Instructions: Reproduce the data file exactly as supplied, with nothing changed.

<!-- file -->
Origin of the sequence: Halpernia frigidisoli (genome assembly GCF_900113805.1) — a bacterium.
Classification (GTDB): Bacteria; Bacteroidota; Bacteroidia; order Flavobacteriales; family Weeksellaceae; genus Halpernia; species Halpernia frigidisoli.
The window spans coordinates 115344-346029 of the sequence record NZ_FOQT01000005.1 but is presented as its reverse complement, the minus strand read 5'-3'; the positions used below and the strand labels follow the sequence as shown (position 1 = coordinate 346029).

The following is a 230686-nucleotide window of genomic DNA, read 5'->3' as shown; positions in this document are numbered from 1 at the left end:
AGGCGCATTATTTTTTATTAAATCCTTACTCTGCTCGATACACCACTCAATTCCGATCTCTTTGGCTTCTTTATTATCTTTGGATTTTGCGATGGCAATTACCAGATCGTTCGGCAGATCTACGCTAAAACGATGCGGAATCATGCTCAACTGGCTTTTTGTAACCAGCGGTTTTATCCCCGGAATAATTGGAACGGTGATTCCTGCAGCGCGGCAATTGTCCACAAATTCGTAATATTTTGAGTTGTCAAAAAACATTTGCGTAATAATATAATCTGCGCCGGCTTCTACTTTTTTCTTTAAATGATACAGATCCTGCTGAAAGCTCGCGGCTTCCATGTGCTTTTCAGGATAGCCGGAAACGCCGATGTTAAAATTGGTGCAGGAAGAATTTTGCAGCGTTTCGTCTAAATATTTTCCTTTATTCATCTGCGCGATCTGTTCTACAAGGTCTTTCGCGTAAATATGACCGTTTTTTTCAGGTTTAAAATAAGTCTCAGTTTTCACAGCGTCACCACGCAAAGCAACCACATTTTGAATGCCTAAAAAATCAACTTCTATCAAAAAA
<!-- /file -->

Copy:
Origin of the sequence: Halpernia frigidisoli (genome assembly GCF_900113805.1) — a bacterium.
Classification (GTDB): Bacteria; Bacteroidota; Bacteroidia; order Flavobacteriales; family Weeksellaceae; genus Halpernia; species Halpernia frigidisoli.
The window spans coordinates 115344-346029 of the sequence record NZ_FOQT01000005.1 but is presented as its reverse complement, the minus strand read 5'-3'; the positions used below and the strand labels follow the sequence as shown (position 1 = coordinate 346029).

The following is a 230686-nucleotide window of genomic DNA, read 5'->3' as shown; positions in this document are numbered from 1 at the left end:
AGGCGCATTATTTTTTATTAAATCCTTACTCTGCTCGATACACCACTCAATTCCGATCTCTTTGGCTTCTTTATTATCTTTGGATTTTGCGATGGCAATTACCAGATCGTTCGGCAGATCTACGCTAAAACGATGCGGAATCATGCTCAACTGGCTTTTTGTAACCAGCGGTTTTATCCCCGGAATAATTGGAACGGTGATTCCTGCAGCGCGGCAATTGTCCACAAATTCGTAATATTTTGAGTTGTCAAAAAACATTTGCGTAATAATATAATCTGCGCCGGCTTCTACTTTTTTCTTTAAATGATACAGATCCTGCTGAAAGCTCGCGGCTTCCATGTGCTTTTCAGGATAGCCGGAAACGCCGATGTTAAAATTGGTGCAGGAAGAATTTTGCAGCGTTTCGTCTAAATATTTTCCTTTATTCATCTGCGCGATCTGTTCTACAAGGTCTTTCGCGTAAATATGACCGTTTTTTTCAGGTTTAAAATAAGTCTCAGTTTTCACAGCGTCACCACGCAAAGCAACCACATTTTGAATGCCTAAAAAATCAACTTCTATCAAAAAA